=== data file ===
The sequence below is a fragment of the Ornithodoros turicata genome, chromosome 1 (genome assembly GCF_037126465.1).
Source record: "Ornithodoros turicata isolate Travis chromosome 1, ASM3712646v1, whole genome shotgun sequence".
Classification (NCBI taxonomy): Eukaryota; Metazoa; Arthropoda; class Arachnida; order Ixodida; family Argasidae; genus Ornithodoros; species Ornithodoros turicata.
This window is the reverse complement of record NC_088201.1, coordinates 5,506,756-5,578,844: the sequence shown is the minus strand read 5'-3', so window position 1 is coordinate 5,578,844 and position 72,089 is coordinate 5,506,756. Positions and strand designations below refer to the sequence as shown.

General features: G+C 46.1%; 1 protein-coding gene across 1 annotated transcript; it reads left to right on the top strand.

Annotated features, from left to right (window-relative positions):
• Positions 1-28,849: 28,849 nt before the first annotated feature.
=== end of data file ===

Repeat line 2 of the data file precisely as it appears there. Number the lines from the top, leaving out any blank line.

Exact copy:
Source record: "Ornithodoros turicata isolate Travis chromosome 1, ASM3712646v1, whole genome shotgun sequence".